This conference provides the opportunity for geoscientists who have made smart discoveries using smart technology to showcase their results. The conference additionally provides the opportunity for innovative technology companies to showcase their smart products.
Topics to be covered include:
- Geological Mapping
- Drill sampling and analysis
- Data mining
- Augmented reality
- Drilling technology
- 3D printing
- Satellite imagery
Speaker registration open | Exhibition booths available | Sponsorship packages available
Call for speakers: Four sessions will be held for 12-16 speakers. Presentations are 20 minutes each plus 5 minutes for questions. No abstracts or papers will be required, instead authors are requested to provide a copy of their presentation for the AIG conference web site. Please include a brief biography when submitting your request to present.
Sponsorship & Exhibition Booths: Packages are available. Exhibition booths are restricted to the first 15 applicants. Booths include a table and 2 chairs. Please nominate when registering if you prefer to bring your own banners or require a 1.8 m x 1.0 m poster board.
For further information and to register your interest please contact:
Phone: 0417 506 051
The mining and exploration quest in and around New Zealand’s Waihi gold mine involves a high degree of social licence.
A consultant to OceanaGold Corporation (TSX & ASX: OGC) working on the Waihi operations, Rick Streiff, told attendees at the recent Gold17@Rotorua Conference that in Waihi the Martha open cut mine has operated in the town and that the latest underground operations go underneath some housing.
Streiff, who also undertook work for previous owner Newmont Mining, said it was clear from the outset that the mining companies needed to listen to the concerns of Waihi townsfolk and he believes this has been a successful operation.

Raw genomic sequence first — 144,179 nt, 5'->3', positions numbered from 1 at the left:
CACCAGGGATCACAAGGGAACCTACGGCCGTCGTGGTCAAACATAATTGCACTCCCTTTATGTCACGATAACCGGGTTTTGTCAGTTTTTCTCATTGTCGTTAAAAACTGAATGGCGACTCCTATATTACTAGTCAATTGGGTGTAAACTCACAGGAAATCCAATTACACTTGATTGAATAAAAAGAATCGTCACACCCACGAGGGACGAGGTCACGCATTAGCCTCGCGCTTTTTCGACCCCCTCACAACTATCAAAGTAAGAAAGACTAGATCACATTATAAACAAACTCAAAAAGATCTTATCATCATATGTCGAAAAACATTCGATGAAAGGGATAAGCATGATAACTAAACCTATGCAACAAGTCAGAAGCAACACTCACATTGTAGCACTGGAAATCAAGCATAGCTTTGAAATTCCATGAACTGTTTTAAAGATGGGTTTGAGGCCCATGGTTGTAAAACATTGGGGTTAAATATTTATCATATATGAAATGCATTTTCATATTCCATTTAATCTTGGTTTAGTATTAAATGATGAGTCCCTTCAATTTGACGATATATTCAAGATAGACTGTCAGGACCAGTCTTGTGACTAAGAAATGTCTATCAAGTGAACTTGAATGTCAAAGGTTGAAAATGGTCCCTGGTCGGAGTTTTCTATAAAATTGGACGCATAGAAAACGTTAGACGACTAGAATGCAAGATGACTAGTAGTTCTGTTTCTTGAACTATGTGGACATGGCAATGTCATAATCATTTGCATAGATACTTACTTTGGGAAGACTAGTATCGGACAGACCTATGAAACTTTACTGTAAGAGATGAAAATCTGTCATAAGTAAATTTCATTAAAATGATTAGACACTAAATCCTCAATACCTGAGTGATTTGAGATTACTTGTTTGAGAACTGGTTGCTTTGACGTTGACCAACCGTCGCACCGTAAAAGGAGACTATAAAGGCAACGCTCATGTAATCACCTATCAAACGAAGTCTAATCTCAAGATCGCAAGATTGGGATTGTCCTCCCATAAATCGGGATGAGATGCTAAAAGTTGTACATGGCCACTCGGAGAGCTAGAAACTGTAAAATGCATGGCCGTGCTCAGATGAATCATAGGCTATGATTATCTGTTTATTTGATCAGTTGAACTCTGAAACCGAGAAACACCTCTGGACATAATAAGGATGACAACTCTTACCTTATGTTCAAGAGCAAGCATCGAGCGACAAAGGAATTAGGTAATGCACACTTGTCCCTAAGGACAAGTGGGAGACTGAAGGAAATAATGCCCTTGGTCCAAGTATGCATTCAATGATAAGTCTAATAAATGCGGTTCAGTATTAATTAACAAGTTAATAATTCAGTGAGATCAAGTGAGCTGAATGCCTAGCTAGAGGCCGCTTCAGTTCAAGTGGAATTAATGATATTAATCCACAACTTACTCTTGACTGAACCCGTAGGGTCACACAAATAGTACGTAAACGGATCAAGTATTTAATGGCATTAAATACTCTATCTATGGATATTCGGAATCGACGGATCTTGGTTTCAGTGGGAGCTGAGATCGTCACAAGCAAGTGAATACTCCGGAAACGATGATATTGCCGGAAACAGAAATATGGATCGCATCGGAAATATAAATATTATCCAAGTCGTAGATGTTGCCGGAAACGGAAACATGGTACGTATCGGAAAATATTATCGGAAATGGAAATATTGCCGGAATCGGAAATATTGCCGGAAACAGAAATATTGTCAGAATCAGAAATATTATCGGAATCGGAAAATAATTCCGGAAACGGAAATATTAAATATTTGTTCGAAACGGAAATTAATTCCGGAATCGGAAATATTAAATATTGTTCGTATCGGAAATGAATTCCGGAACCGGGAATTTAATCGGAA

There were some challenges for exploration including when operating teams needed to undertake CSAMT work to enhance underground targets that the wiring near houses did not create any problems. This took in looking out for dogs and cats.
There were noise issues that needed to be covered, including encasing drill rigs in containers to mute the noise and to ensure at night functions such as not using hammers on drill steels or rods.
Modern gold mining at Waihi began in late 1980s with a pit at Martha over the original underground mines and this was originally operated by a joint venture of US and Australian companies, then taken over by Normandy Mining before that big Australian company was taken over by Newmont, which in turn sold Waihi to OceanaGold in 2016.
Rick Streiff said that following on Martha’s develop the underground discoveries to follow included Moonlight-Favona, Trio and the 2009 discovery of Correnso, now the current mining focus.
Discovery of Correnso came about when exploration near the Reptile Vein came across an intersection that appeared to be “something else.” Ongoing exploration outlined Correnso as a significant target and there was excitement with an intercept of 11.5 metres grading 17 grams/tonne gold.
Broader regional exploration advanced originally by Newmont which undertook a remapping programme in 2008-09 identified a host of targets including the large WKP deposit which had seen holes like WKP24 outlining a wide zone grading 1.5 g/t and, later WKP35 which outlined an equally wide zone and a related narrow vein high-grade zone.
Streiff said modern mining at Waihi has seen about 2 million ounces of gold produced at Martha and roughly about one million ounces coming from underground mines. The ratio of silver varies, with Martha having had 10:1 silver to gold and Favona 1:1.
22 Feb 2017
This article was originally published in NZResources magazine and is reproduced here with the publisher’s permission which is gratefully acknowledged.